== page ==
Amidst a sea of classic cars, Audi launched something new and decidedly different on Friday, but the PB 18 e-tron had at least one thing in common with the racecars gathered for the annual Rolex Monterey Motorsports Reunion: blinding speed.
Driven by legendary Audi race driver Allan McNish, the eagerly expected Audi supercar is one of an assortment of high-performance models making their debut over the long weekend on the Monterey Peninsula where things are building up towards the annual Pebble Beach Concours d’Elegance on Sunday.
Influenced by Audi’s endurance racing program, as well as the R8 e-tron concept first shown in 2009, the new PB 18 e-tron is a two-seat supercar that sets the stage for the German automaker’s upcoming push into electrification. That begins later this year with the debate of a new SUV that offers an all-electric alternative to Audi’s more conventional Q5 ute.
The question many are now asking is whether the Volkswagen Group subsidiary will translates the PB 18 concept into a production model, as well, something that could give a serious challenge to the second-generation Roadster that Tesla is developing.
(Audi set to reveal PB 18 e-tron Concept. Click Here for the story.)
The name of Audi’s newest concept signifies its debut at Pebble Beach in 2018. The automaker will likely be forgiven that lack of creativity considering the performance claimed for the PB 18. It relies on three electric motors, one making a maximum 150 kilowatts, or 201 horsepower, up front, the two motors in the rear – one driving each wheel – turn out a combined 450 kW, or 603 hp. Pulling together, they turn out a maximum 500 kW, or 671 hp, though the driver can briefly go into “boost” mode to get an extra 50 kW, or 67 hp.
What really matters is the maximum 830 newton-meters of torque, or 612 pound-feet, that the powertrain can punch out. And, unlike all the gas-powered race cars on hand for the Motorsports Reunion, that wheel-spinning torque comes on all but instantaneously, so the PB 18 e-tron, Audi claims, will be able to hit 60 mph in about 2 seconds, “a speed that differs only marginally from its current LMPA endurance racing prototype.
As impressive as that might be, there’s more that’s noteworthy about the Audi concept, in particular, its use of solid-state batteries, rather than current lithium-ion technology. They’re significantly smaller and lighter and, the automaker claims, allows it to hold the overall weight of the PB 18 to just 3,417 pounds. At the same time, they provide enough energy to travel 310 miles per charge under less aggressive driving, while completely recharging in just 15 minutes using new, 800-volt charging technology.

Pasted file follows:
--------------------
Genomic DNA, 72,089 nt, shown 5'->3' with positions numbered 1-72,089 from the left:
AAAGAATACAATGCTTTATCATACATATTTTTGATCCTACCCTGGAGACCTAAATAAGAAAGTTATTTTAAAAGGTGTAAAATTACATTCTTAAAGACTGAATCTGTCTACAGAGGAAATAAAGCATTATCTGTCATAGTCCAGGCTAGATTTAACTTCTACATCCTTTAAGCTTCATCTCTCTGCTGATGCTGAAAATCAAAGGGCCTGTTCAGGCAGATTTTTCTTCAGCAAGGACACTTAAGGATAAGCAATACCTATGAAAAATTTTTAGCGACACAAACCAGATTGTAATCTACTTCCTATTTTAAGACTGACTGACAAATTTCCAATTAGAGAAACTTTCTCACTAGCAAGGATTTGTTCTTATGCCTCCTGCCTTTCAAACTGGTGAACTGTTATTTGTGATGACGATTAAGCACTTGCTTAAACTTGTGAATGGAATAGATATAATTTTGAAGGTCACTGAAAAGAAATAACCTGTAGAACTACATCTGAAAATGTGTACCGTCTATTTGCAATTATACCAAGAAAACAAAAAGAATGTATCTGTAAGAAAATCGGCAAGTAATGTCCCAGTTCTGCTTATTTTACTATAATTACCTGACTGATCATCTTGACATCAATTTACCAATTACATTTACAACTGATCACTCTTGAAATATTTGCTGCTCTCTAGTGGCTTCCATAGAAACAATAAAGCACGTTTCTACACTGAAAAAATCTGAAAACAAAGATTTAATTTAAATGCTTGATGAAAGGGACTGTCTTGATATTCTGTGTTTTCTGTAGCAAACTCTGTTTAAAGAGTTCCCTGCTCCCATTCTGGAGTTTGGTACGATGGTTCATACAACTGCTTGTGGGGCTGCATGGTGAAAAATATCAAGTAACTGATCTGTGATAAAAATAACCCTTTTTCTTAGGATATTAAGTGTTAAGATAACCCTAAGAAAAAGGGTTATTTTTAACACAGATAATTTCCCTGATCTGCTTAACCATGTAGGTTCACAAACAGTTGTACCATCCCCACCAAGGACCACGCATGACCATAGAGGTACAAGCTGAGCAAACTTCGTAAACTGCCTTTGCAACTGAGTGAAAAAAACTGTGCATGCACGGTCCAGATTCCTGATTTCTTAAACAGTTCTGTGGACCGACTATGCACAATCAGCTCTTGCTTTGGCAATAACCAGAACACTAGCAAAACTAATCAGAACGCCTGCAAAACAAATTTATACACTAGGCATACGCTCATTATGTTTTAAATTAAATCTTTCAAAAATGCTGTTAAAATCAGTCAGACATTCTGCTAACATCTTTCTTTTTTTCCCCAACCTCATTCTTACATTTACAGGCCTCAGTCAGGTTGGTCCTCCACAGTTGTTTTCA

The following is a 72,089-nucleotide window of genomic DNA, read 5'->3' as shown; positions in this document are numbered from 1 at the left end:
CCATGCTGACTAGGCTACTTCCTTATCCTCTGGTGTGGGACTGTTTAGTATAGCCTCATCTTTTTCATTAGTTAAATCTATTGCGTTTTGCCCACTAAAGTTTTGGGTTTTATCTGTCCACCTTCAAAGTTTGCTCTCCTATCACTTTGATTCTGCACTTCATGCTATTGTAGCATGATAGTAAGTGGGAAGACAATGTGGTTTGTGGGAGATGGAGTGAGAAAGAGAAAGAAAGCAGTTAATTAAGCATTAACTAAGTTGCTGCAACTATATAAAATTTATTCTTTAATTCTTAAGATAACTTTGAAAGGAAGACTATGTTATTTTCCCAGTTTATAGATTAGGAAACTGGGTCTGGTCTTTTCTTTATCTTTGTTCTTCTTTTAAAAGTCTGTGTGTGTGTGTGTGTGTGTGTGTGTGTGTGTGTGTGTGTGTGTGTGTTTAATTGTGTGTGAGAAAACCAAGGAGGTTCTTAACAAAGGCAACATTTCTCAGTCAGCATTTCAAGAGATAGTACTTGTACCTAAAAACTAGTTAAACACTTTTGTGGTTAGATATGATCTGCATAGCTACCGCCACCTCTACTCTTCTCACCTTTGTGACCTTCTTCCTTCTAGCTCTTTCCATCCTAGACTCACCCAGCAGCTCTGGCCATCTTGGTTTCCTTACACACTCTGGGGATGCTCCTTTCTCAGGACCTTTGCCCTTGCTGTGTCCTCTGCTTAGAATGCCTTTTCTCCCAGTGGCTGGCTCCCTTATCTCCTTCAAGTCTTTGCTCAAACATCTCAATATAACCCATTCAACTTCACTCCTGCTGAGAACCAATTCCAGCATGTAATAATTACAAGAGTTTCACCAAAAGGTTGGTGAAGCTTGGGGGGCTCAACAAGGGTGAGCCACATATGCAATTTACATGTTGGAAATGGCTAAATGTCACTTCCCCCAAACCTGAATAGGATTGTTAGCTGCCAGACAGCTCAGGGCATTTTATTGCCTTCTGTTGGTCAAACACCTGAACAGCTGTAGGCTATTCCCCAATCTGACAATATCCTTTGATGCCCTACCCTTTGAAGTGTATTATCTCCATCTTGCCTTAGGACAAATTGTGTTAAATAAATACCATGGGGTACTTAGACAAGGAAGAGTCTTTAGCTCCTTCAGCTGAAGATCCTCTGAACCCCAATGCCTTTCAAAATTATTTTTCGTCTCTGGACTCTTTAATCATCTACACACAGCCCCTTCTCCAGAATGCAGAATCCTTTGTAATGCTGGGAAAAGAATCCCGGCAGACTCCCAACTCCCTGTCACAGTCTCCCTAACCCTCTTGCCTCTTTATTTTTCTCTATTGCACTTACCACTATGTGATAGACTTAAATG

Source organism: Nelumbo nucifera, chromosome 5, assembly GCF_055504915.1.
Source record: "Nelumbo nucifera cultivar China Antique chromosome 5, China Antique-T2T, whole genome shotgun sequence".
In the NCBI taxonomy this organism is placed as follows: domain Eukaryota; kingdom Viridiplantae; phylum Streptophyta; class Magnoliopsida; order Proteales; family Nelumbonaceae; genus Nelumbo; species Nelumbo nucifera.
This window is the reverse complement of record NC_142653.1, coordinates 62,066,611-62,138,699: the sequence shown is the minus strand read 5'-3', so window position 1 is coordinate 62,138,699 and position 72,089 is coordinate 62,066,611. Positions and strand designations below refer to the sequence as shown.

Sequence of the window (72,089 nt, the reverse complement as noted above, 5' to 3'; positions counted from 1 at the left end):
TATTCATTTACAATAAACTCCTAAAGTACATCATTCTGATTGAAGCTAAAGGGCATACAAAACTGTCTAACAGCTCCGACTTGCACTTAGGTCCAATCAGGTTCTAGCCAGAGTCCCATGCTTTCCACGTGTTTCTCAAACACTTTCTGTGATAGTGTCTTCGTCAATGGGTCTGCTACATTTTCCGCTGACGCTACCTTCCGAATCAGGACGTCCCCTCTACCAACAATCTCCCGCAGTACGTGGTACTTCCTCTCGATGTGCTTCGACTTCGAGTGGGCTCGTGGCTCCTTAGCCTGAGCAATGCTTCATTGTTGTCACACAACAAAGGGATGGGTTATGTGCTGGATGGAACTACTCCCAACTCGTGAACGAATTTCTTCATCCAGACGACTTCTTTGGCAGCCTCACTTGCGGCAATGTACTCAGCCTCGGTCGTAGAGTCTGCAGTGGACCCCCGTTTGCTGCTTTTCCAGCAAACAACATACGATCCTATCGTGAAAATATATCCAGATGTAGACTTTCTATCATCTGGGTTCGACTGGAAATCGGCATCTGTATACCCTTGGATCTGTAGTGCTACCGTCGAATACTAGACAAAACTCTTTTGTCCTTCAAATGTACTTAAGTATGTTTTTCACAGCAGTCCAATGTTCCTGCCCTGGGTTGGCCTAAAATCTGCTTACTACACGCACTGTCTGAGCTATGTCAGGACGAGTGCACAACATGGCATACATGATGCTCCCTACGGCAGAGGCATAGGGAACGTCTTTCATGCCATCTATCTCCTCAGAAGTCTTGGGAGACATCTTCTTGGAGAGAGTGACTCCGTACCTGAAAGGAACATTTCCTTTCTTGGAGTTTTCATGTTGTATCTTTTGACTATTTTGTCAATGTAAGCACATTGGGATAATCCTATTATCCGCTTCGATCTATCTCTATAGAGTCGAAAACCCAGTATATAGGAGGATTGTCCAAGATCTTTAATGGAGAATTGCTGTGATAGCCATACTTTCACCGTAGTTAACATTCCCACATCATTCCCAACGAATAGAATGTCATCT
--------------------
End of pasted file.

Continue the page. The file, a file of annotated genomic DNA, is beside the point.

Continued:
(Click Here for details about Audi rolling out all-new 2019 Q3.)
While much of the PB 18 appears to be using real-world technology available now, should Audi choose to take the concept into production, the solid-state technology is not among that list. It remains a matter of debate as to when, indeed if, that battery breakthrough will be ready for prime time. Using lithium-ion cells would force Audi to consider a compromise balancing weight, performance and range.
Other features Audi pointed out include laser headlights, an adaptive suspension using magnetic ride-control dampers, and carbon ceramic brakes. There’s also extensive use of lightweight materials including carbon fiber.
Inside, the cockpit is set up more for racing than street use. And while the PB 18 is officially a two-seater, the passenger seat can be removed, the driver’s seat sliding to the center for a more optimal position on track.
(For a first look at the new Audi Q8, Click Here.)
Audi isn’t talking production. Its electric vehicle aspirations are, for the moment, focused on the new SUV it is getting ready to launch. But with other manufacturers, starting with Tesla and Porsche, looking at ways to electrify performance, few would be surprised if a battery-powered hypercar might show up in the Audi line-up at some point during the coming decade.
2 responses to “Audi Sparks Race for Fastest EV with Debut of PB 18 e-tron”
Do solid-state batteries have the same fire potential as lithium-ion? What criteria is used to determine “prime time” feasibility?
Experts in the field claim they do NOT pose the same fire risk by eliminating the liquids within a lithium battery.